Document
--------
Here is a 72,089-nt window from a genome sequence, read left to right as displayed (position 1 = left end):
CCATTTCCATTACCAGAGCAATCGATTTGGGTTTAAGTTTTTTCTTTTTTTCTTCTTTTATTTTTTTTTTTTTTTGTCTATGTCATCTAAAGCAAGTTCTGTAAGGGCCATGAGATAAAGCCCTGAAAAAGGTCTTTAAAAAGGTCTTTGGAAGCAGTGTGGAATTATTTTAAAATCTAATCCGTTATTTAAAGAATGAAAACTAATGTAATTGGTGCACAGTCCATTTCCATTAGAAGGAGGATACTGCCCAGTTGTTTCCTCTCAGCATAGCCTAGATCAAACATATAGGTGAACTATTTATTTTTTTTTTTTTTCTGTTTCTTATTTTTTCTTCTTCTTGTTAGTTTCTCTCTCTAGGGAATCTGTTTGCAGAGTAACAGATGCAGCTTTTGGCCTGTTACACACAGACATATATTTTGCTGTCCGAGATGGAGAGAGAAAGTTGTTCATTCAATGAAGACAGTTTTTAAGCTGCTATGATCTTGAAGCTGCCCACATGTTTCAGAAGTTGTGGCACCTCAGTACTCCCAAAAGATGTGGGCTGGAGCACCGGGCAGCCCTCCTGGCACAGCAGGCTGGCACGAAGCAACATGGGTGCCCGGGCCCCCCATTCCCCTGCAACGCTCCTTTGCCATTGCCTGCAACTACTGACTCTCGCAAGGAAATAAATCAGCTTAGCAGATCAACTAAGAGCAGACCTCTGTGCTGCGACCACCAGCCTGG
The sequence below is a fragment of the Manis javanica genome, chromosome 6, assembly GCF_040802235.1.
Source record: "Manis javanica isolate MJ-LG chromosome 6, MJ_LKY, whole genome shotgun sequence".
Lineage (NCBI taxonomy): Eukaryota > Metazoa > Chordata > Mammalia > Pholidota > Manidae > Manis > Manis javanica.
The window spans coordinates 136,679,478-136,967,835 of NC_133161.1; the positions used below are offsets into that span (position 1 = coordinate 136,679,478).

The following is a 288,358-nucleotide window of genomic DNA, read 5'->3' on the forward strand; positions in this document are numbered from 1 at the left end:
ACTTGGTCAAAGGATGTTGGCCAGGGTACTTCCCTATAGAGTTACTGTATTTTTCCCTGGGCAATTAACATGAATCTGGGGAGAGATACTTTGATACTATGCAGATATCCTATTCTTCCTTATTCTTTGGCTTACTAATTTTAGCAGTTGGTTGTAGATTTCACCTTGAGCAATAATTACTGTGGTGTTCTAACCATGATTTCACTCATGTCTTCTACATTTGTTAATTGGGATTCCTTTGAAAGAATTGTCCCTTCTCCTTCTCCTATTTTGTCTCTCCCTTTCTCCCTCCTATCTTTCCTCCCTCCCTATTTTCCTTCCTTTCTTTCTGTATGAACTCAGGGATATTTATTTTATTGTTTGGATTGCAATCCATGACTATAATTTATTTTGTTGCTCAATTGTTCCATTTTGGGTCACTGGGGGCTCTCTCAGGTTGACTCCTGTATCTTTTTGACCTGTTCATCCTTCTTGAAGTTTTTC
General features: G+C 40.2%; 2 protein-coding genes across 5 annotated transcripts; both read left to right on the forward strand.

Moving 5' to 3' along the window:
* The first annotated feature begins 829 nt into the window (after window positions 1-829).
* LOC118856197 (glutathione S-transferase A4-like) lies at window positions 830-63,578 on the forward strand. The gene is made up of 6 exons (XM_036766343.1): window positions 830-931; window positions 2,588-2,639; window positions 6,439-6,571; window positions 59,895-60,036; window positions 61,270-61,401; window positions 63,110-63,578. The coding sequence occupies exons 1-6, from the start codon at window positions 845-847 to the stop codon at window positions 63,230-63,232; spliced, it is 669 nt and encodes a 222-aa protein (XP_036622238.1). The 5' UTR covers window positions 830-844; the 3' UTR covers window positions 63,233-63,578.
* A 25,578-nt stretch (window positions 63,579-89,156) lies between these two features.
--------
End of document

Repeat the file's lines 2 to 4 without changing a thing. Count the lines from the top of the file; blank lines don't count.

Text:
CCATTTCCATTACCAGAGCAATCGATTTGGGTTTAAGTTTTTTCTTTTTTTCTTCTTTTATTTTTTTTTTTTTTTGTCTATGTCATCTAAAGCAAGTTCTGTAAGGGCCATGAGATAAAGCCCTGAAAAAGGTCTTTAAAAAGGTCTTTGGAAGCAGTGTGGAATTATTTTAAAATCTAATCCGTTATTTAAAGAATGAAAACTAATGTAATTGGTGCACAGTCCATTTCCATTAGAAGGAGGATACTGCCCAGTTGTTTCCTCTCAGCATAGCCTAGATCAAACATATAGGTGAACTATTTATTTTTTTTTTTTTTCTGTTTCTTATTTTTTCTTCTTCTTGTTAGTTTCTCTCTCTAGGGAATCTGTTTGCAGAGTAACAGATGCAGCTTTTGGCCTGTTACACACAGACATATATTTTGCTGTCCGAGATGGAGAGAGAAAGTTGTTCATTCAATGAAGACAGTTTTTAAGCTGCTATGATCTTGAAGCTGCCCACATGTTTCAGAAGTTGTGGCACCTCAGTACTCCCAAAAGATGTGGGCTGGAGCACCGGGCAGCCCTCCTGGCACAGCAGGCTGGCACGAAGCAACATGGGTGCCCGGGCCCCCCATTCCCCTGCAACGCTCCTTTGCCATTGCCTGCAACTACTGACTCTCGCAAGGAAATAAATCAGCTTAGCAGATCAACTAAGAGCAGACCTCTGTGCTGCGACCACCAGCCTGG
The sequence below is a fragment of the Manis javanica genome, chromosome 6, assembly GCF_040802235.1.
Source record: "Manis javanica isolate MJ-LG chromosome 6, MJ_LKY, whole genome shotgun sequence".